Is bottled water really better than tap?

by Michael Smith (Veshengro)

Truth about bottled waterBottled water is not necessarily healthier or safer than tap water. In fact, as some studies have shown, tap water is actually safer and healthier, as it undergoes far more stringent tests than does any so-called mineral water.

In addition to that twenty-five percent, and some estimates are as high as fifty percent or even more, of all bottled water is actually repackaged tap water.

Bottled water definitely does not deserve the nutritional halo that most people give it for being pure; far from it. In fact, tap water undergoes far more stringent tests as to contaminates than does bottled water and is tested far more frequently also to ensure its safety.

If you don't like the taste of tap, because of the chlorine, which is added to destroy any pathogens, you may find it worthwhile to check into filtering your tap water to save money. A simple and cheap counter top filter will already do a lot.

In a Gallop survey, most consumers said they drink bottled water because they perceive it to be purer than tap water, though taste and convenience were also factors.

Personally I cannot understand how the convenience bit comes into it here and neither taste. In a survey conducted some years back by Thames Water, though independently verified, most people believed the tap water to be bottled water and preferred it.

This must means that either London's tap water is some of the best in the world and much better than any American tap water or people have not been given a proper taste test.

Because bottled water is considered a food, it is regulated by the US Food and Drug Administration. Tap water is regulated by the U.S. Environmental Protection Agency. Both types of water are subject to testing for contaminates.

When it comes to the testing of bottled water those tests are not as stringent as those – at least in Europe – of tap water and while, as already mentioned, tap water is checked for quality and safety several times a day (a minimum of eight times a day in the case of Thames Water) bottled water may only be checked once a month, if that.

However, an estimated 60 to 70 percent of all bottled water in the U.S. is packaged and sold within the same state and thus is, in fact, exempt from any FDA regulation. Also one in five states do not regulate bottled water at all, meaning that no testing at all is being done to legally binding standards.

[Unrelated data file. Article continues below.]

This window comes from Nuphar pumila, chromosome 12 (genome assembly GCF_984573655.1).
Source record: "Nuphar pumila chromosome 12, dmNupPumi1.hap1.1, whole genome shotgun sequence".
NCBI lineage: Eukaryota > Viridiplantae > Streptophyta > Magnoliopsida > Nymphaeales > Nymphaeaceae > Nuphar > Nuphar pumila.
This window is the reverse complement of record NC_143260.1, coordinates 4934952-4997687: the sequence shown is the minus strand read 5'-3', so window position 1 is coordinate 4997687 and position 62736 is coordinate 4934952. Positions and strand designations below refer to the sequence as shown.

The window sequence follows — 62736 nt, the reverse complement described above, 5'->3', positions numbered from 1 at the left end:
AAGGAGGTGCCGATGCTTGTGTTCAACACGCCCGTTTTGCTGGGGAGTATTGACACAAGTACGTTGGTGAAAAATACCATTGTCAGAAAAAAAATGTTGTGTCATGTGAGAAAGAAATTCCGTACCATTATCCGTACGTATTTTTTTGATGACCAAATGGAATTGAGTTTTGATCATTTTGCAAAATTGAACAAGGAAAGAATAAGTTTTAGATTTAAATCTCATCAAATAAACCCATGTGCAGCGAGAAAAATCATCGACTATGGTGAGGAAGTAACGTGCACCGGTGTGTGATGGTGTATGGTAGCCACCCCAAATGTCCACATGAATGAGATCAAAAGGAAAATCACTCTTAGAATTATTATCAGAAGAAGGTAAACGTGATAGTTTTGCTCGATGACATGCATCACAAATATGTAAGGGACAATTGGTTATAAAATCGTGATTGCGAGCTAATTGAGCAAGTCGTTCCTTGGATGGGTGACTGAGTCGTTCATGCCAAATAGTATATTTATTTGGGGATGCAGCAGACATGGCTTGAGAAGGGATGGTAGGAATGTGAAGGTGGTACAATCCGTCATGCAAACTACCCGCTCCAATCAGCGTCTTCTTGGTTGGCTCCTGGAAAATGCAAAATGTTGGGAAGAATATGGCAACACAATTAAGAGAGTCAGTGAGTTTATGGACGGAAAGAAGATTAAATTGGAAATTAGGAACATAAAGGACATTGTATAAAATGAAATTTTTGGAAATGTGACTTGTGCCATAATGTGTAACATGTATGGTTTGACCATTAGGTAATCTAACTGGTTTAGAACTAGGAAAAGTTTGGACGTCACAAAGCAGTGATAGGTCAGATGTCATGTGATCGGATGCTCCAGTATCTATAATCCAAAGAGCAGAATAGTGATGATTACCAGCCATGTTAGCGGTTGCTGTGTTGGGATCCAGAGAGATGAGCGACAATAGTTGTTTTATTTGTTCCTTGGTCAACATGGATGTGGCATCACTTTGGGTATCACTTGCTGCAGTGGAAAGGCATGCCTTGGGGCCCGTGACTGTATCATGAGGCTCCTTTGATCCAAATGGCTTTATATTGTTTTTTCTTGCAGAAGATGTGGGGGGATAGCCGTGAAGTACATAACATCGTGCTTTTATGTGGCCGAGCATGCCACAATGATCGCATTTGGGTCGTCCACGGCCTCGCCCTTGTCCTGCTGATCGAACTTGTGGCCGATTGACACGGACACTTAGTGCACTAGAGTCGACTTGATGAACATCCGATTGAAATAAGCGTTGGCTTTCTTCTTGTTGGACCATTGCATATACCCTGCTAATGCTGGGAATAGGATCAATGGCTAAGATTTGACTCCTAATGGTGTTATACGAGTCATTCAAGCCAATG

Moreover, tests on 1,000 bottles of 103 different brands of bottled water found man-made chemicals, bacteria and arsenic in 22 percent of the bottles.

This does not mean that tap water is immune to contamination problems. While most US cities meet the standards for tap water, some tap water in nineteen cities where it was tested was found to contain arsenic, lead, and pesticides.

While most healthy adults can tolerate exposure to trace amounts of these contaminates, some people, such as cancer patients undergoing chemotherapy, individuals who are HIV positive or recovering from a transplant or major surgery, pregnant women, children, and the elderly, are more vulnerable.

For those individuals, tap water that has been treated treated with reverse osmosis (those filter systems are available for domestic users but are costly) or tap water run through water distiller is what I would advocate. And for anyone who would like to make sure that the water is pure again it is tap water run through a distiller (such as the Megahome Water Distiller) or tap water that has been filtered and here a counter top filter jug already will suffice.

As for the fitness water craze, skip it. It has nothing to do with fitness. No such “fitness water” or specialty waters will give an athlete an advantage or edge. And, as far as vitamin-fortified waters are concerned they may actually pose a risk for over-supplementation.

Go tap and if you insist then distill your tap water or filter it via a counter top jug filter. But use tap and a reusable bottle. Do NOT reuse a plastic bottled water bottle. They are meant to be used only once and disposed off, as they will leach chemicals, such as BPA into the water.

© 2013